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Timothy Egan

Timothy Egan on American politics and life, as seen from the West.



The tutorial in 8th grade biology that Republicans got after one of their members of Congress went public with something from the wackosphere was instructive, and not just because it offered female anatomy lessons to those who get their science from the Bible.

Take a look around key committees of the House and you’ll find a governing body stocked with crackpots whose views on major issues are as removed from reality as Missouri’s Representative Todd Akin’s take on the sperm-killing powers of a woman who’s been raped.

On matters of basic science and peer-reviewed knowledge, from evolution to climate change to elementary fiscal math, many Republicans in power cling to a level of ignorance that would get their ears boxed even in a medieval classroom. Congress incubates and insulates these knuckle-draggers.

Let’s take a quick tour of the crazies in the House. Their war on critical thinking explains a lot about why the United States is laughed at on the global stage, and why no real solutions to our problems emerge from that broken legislative body.

Clockwise, from top left: Representatives John Shimkus of Illinois, Joe Barton of Texas, Jack Kingston of Georgia, Michele Bachmann of Minnesota, Todd Akin of Missouri and Paul Broun of GeorgiaClockwise, from top left: Seth Perlman/Associated Press; Manuel Balce Ceneta, via Associated Press; Stephen Morton, via Getty Images; Daniel Acker for The New York Times; Christian Gooden/St. Louis Post-Dispatch, via Associated Press; Paul Morigi, via Getty Images for OvationClockwise, from top left: Representatives John Shimkus of Illinois, Joe Barton of Texas, Jack Kingston of Georgia, Michele Bachmann of Minnesota, Todd Akin of Missouri and Paul Broun of Georgia

We’re currently experiencing the worst drought in 60 years, a siege of wildfires, and the hottest temperatures since records were kept. But to Republicans in Congress, it’s all a big hoax. The chairman of a subcommittee that oversees issues related to climate change, Representative John Shimkus of Illinois is — you guessed it — a climate-change denier.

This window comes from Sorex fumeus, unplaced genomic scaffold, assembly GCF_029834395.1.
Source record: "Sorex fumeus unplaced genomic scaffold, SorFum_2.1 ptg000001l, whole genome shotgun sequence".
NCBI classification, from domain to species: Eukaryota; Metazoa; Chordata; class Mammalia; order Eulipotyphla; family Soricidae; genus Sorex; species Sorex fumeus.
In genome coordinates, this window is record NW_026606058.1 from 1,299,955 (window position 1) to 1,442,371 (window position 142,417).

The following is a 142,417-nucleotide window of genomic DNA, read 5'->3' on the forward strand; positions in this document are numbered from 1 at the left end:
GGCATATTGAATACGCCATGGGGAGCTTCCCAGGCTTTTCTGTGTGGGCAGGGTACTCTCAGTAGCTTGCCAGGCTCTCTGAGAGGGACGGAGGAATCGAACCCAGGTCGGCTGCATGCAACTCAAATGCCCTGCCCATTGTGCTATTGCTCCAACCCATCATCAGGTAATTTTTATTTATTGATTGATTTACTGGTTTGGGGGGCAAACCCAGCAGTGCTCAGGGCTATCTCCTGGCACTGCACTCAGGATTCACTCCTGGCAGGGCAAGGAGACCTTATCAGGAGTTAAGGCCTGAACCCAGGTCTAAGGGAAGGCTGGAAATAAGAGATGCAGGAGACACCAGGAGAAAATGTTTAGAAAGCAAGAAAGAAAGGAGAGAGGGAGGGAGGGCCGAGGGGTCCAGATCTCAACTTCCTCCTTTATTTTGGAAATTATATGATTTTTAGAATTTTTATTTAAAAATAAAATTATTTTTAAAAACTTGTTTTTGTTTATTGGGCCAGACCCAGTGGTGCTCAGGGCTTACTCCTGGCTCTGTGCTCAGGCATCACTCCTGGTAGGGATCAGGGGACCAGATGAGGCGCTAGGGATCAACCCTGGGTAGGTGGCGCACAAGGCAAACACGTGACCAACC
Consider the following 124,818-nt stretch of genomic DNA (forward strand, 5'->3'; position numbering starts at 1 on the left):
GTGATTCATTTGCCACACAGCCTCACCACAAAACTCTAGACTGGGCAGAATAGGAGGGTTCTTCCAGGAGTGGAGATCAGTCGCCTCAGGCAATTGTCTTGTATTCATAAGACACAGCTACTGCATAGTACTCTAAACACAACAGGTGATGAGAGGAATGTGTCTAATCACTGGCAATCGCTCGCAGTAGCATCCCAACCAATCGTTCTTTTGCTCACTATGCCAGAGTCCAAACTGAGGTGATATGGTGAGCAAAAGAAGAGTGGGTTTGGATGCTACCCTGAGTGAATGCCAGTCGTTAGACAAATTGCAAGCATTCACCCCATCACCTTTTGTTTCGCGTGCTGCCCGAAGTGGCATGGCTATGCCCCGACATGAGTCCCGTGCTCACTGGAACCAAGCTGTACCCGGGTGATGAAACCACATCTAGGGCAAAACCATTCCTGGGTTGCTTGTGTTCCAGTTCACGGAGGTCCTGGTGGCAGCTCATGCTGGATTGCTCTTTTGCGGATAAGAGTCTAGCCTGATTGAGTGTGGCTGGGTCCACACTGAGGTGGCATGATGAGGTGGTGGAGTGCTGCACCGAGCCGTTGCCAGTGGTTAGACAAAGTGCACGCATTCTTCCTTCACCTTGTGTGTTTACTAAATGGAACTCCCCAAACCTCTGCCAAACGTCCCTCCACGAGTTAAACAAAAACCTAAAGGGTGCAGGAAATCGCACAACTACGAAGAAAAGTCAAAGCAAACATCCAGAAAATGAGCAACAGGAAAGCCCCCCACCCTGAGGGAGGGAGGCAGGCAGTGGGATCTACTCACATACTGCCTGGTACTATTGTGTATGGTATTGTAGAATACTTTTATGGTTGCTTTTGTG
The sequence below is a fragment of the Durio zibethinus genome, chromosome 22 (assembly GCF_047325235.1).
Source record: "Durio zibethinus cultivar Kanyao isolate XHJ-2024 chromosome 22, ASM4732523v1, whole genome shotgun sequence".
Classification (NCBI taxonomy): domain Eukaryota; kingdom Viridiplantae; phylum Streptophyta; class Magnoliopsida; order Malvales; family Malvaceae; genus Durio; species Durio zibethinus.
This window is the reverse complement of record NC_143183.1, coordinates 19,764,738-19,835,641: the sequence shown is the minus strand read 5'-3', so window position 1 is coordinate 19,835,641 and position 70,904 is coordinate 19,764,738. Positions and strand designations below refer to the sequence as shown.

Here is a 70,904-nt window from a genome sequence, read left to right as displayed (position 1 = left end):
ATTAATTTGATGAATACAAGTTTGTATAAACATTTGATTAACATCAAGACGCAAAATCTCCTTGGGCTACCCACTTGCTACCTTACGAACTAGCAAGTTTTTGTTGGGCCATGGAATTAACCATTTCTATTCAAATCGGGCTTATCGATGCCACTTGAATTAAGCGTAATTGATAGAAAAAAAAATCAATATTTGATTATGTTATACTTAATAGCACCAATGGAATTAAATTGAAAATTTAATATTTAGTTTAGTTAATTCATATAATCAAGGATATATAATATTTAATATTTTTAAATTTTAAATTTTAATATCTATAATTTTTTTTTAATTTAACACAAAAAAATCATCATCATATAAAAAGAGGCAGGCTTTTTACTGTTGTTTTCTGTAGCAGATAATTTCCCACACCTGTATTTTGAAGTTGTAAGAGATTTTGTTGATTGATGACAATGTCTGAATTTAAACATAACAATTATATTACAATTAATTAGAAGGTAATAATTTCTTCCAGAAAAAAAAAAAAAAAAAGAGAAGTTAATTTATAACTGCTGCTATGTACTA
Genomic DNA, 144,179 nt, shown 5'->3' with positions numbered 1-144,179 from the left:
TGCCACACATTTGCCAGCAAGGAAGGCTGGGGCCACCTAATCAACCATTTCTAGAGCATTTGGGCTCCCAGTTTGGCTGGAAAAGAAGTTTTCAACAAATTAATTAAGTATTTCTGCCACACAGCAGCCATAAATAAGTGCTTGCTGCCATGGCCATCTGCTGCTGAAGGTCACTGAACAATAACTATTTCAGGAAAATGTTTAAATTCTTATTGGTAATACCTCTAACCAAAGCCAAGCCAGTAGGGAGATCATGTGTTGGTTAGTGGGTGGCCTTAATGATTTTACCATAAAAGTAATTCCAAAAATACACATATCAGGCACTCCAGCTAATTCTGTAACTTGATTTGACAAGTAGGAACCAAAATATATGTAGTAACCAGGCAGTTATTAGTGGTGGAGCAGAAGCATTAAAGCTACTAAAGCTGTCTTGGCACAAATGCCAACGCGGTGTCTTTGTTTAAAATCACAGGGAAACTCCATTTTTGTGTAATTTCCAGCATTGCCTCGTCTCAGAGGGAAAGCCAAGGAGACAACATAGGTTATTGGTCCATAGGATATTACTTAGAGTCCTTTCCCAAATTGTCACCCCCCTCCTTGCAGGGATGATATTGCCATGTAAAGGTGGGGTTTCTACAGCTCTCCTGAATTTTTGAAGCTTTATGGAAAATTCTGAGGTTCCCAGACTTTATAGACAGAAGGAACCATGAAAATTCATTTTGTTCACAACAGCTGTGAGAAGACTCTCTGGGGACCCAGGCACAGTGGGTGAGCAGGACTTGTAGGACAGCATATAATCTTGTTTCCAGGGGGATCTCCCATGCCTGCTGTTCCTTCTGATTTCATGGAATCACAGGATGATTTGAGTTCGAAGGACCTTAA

At a 2009 hearing, Shimkus said not to worry about a fatally dyspeptic planet: the biblical signs have yet to properly align. “The earth will end only when God declares it to be over,” he said, and then he went on to quote Genesis at some length. It’s worth repeating: This guy is the chairman.

On the same committee is an oil-company tool and 27-year veteran of Congress, Representative Joe L. Barton of Texas. You may remember Barton as the politician who apologized to the head of BP in 2010 after the government dared to insist that the company pay for those whose livelihoods were ruined by the gulf oil spill.

Barton cited the Almighty in questioning energy from wind turbines. Careful, he warned, “wind is God’s way of balancing heat.” Clean energy, he said, “would slow the winds down” and thus could make it hotter. You never know.

“You can’t regulate God!” Barton barked at the House speaker, Nancy Pelosi, in the midst of discussion on measures to curb global warming.

The Catholic Church long ago made its peace with evolution, but the same cannot be said of House Republicans. Jack Kingston of Georgia, a 20-year veteran of the House, is an evolution denier, apparently because he can’t see the indent where his ancestors’ monkey tail used to be. “Where’s the missing link?” he said in 2011. “I just want to know what it is.” He serves on a committee that oversees education.

In his party, Kingston is in the mainstream. A Gallup poll in June found that 58 percent of Republicans believe God created humans in the present form just within the last 10,000 years — a wealth of anthropological evidence to the contrary.

Another Georgia congressman, Paul Broun, introduced the so-called personhood legislation in the House — backed by Akin and Representative Paul Ryan — that would have given a fertilized egg the same constitutional protections as a fully developed human being.

Broun is on the same science, space and technology committee that Akin is. Yes, science is part of their purview.

Where do they get this stuff? The Bible, yes, but much of the misinformation and the fables that inform Republican politicians comes from hearsay, often amplified by their media wing.

Remember the crazy statement that helped to kill the presidential aspirations of Michele Bachmann? A vaccine, designed to prevent a virus linked to cervical cancer, could cause mental retardation, she proclaimed. Bachmann knew this, she insisted, because some random lady told her so at a campaign event. Fearful of the genuine damage Bachmann’s assertion could do to public health, the American Academy of Pediatrics promptly rushed out a notice, saying, “there is absolutely no scientific validity to this statement.”

Nor is there is reputable scientific validity to those who deny that the globe’s climate is changing for the worst. But Bachmann calls that authoritative consensus a hoax, and faces no censure from her party.

It’s encouraging that Republican heavyweights have since told Akin that uttering scientific nonsense about sex and rape is not good for the party’s image. But where are these fact-enforcers on the other idiocies professed by elected representatives of their party?